Arya Design is a custom casting company in Cincinnati’s West End. Arya specializes in historic restoration and they custom cast complete finials of the four designs, missing finial pieces, and the three missing lyre spikes. Arya used EverGreene’s drawings, high definition 3-D scans of the remaining pieces by ExactMetrology (Blue Ash) and developed precise 3-D Computer Aided Design drawings. These 3-D drawings were sent to their CNC-Computer Numeric router to mill model pieces out of poplar wood. The wooden pieces were glued together to create whole models. The models were coated in wax and scored to reproduce the original texture of carved sandstone. Polyurethane rubber and plastic molds were used to cast the new finial pieces and lyre spikes with GFRC.
Returning the Distinctive and Dramatic Gothic Look to Music Hall
You may not have noticed these ornaments were missing, but the next time you return to Music Hall be sure to look up at its newly-restored silhouette! These eight restored finials on the front of Music Hall are all around four feet tall and situated as high as 80 feet up next to the rose window. The two finials on the west façade are two feet and one inch, decorating the gables on the back of the building.
The Friends of Music Hall is proud to restore the sandstone ornamentation on Cincinnati Music Hall, which returns the building’s distinct expressive features.
Hannaford purposefully incorporated these features into his design with thought to the structure’s location in the city. Completed in 1879, Music Hall loomed over the row houses in Over-the-Rhine and pierced the sky along with multiple church steeples. It’s Gothic rose window and fleurons proclaimed it as Cincinnati’s cathedral of music and the arts and a revered gathering place for the community. The restored finials and lyre bring back Music Hall’s Gothic intricacy, elevating this National Historic Landmark as one of the most exceptional examples of High Victorian Gothic architecture in the nation and the world.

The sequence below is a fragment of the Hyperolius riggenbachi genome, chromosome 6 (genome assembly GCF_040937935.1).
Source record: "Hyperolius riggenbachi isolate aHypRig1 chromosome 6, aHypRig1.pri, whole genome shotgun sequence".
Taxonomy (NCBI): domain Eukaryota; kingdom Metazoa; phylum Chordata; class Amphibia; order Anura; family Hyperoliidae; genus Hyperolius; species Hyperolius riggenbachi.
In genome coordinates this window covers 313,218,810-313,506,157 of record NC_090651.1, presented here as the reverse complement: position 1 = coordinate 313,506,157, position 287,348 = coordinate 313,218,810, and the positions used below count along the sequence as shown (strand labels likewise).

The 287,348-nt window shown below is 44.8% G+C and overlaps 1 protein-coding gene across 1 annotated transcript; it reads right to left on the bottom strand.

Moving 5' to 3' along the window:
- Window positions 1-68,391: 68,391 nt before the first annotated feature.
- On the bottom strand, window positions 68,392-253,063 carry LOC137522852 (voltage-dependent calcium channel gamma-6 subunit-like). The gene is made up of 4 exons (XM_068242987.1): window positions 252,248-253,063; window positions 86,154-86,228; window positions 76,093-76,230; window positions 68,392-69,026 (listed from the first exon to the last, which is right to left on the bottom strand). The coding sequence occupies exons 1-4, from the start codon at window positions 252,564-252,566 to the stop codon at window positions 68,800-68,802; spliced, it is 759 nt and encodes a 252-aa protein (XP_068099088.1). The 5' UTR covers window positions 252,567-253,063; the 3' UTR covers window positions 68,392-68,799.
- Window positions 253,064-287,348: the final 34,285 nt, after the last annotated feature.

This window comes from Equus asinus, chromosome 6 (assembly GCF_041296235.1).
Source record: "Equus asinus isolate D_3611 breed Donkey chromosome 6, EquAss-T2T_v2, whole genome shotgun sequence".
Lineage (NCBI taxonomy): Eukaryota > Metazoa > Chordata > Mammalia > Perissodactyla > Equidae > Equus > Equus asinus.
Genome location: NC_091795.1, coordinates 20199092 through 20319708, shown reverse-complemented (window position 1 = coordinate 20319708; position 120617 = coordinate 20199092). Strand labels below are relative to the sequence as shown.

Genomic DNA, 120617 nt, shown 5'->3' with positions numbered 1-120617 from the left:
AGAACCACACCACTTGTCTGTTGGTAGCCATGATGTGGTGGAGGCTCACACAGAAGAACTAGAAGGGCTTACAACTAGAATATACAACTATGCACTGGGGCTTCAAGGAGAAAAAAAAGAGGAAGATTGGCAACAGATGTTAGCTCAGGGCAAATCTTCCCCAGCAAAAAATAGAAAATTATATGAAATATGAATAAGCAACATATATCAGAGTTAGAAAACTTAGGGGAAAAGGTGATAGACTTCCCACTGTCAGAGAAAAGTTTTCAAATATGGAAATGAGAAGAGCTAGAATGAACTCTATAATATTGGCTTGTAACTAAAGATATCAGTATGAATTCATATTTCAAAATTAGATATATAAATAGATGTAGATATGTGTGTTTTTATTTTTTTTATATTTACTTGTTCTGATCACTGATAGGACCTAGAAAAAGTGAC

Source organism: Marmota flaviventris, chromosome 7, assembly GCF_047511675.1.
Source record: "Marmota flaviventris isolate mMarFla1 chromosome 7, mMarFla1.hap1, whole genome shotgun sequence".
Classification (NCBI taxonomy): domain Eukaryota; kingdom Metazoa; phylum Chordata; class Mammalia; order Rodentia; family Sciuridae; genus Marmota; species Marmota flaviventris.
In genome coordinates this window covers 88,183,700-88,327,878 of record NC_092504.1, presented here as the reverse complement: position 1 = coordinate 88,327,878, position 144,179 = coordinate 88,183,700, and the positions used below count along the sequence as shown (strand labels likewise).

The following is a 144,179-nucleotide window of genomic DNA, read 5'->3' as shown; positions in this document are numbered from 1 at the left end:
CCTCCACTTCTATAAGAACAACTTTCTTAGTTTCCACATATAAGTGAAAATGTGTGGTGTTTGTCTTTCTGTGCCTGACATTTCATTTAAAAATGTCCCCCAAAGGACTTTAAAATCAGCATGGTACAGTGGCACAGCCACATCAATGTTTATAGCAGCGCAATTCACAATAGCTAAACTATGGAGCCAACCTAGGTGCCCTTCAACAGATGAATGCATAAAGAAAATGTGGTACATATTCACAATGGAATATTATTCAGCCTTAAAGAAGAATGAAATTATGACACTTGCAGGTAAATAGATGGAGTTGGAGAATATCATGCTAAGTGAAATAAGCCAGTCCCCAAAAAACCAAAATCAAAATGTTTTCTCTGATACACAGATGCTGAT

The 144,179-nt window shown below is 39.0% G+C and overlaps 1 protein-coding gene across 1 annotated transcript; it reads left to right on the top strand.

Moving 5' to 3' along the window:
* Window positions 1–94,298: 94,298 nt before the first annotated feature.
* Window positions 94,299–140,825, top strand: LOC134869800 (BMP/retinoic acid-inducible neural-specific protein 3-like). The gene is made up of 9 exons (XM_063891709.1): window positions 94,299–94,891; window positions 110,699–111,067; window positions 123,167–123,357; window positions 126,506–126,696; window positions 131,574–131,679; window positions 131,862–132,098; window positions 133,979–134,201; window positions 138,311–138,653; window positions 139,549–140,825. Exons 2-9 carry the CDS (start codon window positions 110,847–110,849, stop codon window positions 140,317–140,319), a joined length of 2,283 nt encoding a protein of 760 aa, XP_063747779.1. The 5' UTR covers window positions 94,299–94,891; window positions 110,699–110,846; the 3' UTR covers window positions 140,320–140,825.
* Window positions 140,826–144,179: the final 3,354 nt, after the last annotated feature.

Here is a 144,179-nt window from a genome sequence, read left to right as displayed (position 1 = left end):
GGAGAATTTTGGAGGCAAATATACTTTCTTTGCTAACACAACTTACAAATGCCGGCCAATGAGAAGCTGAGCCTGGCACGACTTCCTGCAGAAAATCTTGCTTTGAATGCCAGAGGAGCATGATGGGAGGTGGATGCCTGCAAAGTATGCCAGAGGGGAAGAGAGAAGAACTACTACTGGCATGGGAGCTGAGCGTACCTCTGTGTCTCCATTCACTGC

In the future the Friends of Music Hall hopes to restore the decorative metal roof ornamentation on its peaks and ridges, especially the 12-foot lyres missing on the main gable, Support is needed from Friends like you to makes these important preservation efforts possible, and to continue restoring the historic character of Cincinnati Music Hall.
What is a Finial/Fleuron?
- Finial: a distinctive ornament at the apex of a roof or terminating a gable, spire, or steeple
- Floral & foliated finials are sometimes called bouquet finials.
- Fleuron: French for finial-flower-shaped ornament used on Gothic cathedrals as a decorative architectural element
- “Fleur” is French for flower
Diana Tisue, Rick Pender and Thea Tjepkema are members of Friends of Music Hall’s board of directors.
Tisue is Outreach Manager for the Cincinnati Preservation Association and founder of the Preservation Action Network, the precursor to the Cincinnati Preservation Collective
Pender is a communications professional, veteran journalist and art critic, and is a member of the FMH executive committee.
Tjepkema is an historic preservationist and archivist, and is content curator for Friends of Music Hall.